Middle-east Arab News Opinion | Asharq Al-awsat

My Fear for Sudan | ASHARQ AL-AWSAT English Archive 2005 -2017
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Many people fear for the Sudan of the near future and not only because of the dark clouds that are gathering over its political horizon and the characteristics of war that threaten it through the silent race between hope for unity, fear of separation and increasing tension between the North and South on one hand, and wars that spread like wildfire in Sudan, the land of one million miles, on the other.

This shared fear comes as a result of the passing of men who love this country in all its magnanimity, kindness and simplicity. These men represent the most wonderful value of Sudan i.e. tolerance. Such tolerance was extended even towards political adversaries, who these men treated in a cordial manner, and they adhered to the idea that a political disagreement does not imply invalidating the “other” or severing relations.

We have seen a generation of politicians who quarrel in parliament and clash politically; but away from the conference rooms and the halls of parliaments, you will see hands being shaken and hear the sound of laughter as these men visit each other’s homes and meet at social gatherings at the residences of friends of different political orientations. It is almost as if these men who laugh with another are not the same people as those were arguing about political matters shortly beforehand. If a personal quarrel arose then a mediator and the respected elders of a tribe would intercede between the two parties until the differences are resolved.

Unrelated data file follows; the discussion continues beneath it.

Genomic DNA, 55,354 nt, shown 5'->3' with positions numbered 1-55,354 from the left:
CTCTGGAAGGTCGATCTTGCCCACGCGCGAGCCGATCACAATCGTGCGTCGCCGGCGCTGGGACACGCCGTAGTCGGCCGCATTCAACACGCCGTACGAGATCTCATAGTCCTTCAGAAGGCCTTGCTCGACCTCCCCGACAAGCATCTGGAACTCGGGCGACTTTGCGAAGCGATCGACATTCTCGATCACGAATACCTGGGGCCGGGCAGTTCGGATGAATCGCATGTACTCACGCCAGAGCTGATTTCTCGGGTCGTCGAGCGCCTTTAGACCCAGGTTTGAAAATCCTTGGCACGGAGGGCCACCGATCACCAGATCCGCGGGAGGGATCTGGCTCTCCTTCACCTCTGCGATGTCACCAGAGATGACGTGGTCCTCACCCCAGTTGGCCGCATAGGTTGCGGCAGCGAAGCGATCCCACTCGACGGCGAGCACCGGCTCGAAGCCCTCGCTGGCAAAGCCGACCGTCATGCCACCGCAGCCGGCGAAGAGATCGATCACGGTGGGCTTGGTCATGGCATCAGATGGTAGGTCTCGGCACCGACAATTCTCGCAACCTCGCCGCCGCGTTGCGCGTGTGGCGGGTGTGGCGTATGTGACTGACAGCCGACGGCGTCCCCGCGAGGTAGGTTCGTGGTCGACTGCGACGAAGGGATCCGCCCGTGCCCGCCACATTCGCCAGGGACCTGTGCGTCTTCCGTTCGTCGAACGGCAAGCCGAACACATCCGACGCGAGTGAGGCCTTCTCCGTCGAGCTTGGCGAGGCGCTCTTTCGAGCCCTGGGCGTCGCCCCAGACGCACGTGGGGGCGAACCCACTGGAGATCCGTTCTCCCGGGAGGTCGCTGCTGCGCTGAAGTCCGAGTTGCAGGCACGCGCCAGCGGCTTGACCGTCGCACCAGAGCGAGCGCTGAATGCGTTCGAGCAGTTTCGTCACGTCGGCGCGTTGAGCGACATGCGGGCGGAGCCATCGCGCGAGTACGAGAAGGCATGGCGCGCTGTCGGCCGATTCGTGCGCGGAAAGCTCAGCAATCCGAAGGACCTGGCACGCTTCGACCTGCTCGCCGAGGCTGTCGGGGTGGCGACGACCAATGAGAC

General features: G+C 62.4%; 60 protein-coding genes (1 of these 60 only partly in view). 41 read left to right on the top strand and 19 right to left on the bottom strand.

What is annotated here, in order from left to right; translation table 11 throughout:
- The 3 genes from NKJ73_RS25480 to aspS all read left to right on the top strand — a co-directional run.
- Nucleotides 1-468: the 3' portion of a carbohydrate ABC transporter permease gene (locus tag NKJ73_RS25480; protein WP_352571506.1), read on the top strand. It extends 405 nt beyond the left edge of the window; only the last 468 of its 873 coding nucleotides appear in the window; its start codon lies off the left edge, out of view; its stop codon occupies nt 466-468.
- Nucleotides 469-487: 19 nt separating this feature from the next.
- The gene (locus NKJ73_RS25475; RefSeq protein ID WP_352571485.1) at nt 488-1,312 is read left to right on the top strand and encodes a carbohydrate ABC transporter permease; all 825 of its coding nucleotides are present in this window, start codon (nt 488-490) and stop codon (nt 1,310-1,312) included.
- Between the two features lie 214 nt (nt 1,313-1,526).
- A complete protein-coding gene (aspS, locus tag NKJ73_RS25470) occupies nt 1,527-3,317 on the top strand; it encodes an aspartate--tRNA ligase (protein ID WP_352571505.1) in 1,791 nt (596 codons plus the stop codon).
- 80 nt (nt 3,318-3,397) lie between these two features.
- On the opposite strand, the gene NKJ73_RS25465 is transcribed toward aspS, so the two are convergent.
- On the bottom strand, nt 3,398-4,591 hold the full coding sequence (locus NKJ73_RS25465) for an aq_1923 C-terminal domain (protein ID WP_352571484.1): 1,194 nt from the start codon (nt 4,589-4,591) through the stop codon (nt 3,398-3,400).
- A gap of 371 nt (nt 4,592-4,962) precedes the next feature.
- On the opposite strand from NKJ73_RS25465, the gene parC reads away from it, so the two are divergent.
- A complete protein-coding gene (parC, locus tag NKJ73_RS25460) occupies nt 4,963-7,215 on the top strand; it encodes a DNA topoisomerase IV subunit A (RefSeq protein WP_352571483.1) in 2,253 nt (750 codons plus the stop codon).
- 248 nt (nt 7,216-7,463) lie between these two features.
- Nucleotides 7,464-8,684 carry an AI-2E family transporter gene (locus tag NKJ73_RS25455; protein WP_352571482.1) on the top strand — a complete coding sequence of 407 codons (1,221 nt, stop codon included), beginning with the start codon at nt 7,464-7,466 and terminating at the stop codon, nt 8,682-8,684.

Following the successive deaths of some great figures of this generation, one cannot but fear for the Sudan, and the values that characterize the Sudanese people. There is a generation that is being raised today in a tense and convulsive atmosphere and in the shadow of vicious wars that sow doubt, establish mutual hatred and enhance the idea of invalidating the “other.”

These fears and sufferings intensify upon hearing certain news such as that of the death of Sayyid Ahmed al Mirghani, the former president of Sudan and Vice President of the Democratic Unionist Party who died in his sleep at his home in Alexandria, Egypt.

Shortly before his death, the distinguished Sudanese writer and journalist Mohamed al Hassan Ahmed passed away in hospital in London.

In another of London’s hospitals, the brilliant Sudanese novelist Al Tayyib Salih is battling an illness, whilst his vast fan base prays for his recovery.

Those who knew Ahmed al Mirghani will always remember him for his kindness, humility and above all, for his love of his country. There was a conciliatory nature about him that always rejected confrontation in favour of dialogue and peace. I personally had many conversations with him, either over the phone or in person, and he never changed his position regarding the importance of reaching an agreement to peaceably solve the problems while also protecting “the country.”

As for those who knew Mohamed al Hassan Ahmed, they will always remember him for his generous and tolerant spirit, and that his homes were open to everybody to the extent that his houses, whether in London or Khartoum, resembled the parliament in its heyday. You would find politicians of various political orientations, and cultural and economic figures of different trends, raising their voices during discussions; but these were always appeased with laughter and jokes.

Many of the symbols of that great generation passed away before Ahmed al Mirghani and Mohamed al Hassan Ahmed and it is difficult to mention all of them or their remarkable achievements in this short space. Their deaths cause one to feel melancholy and fear for Sudan and its value of tolerance.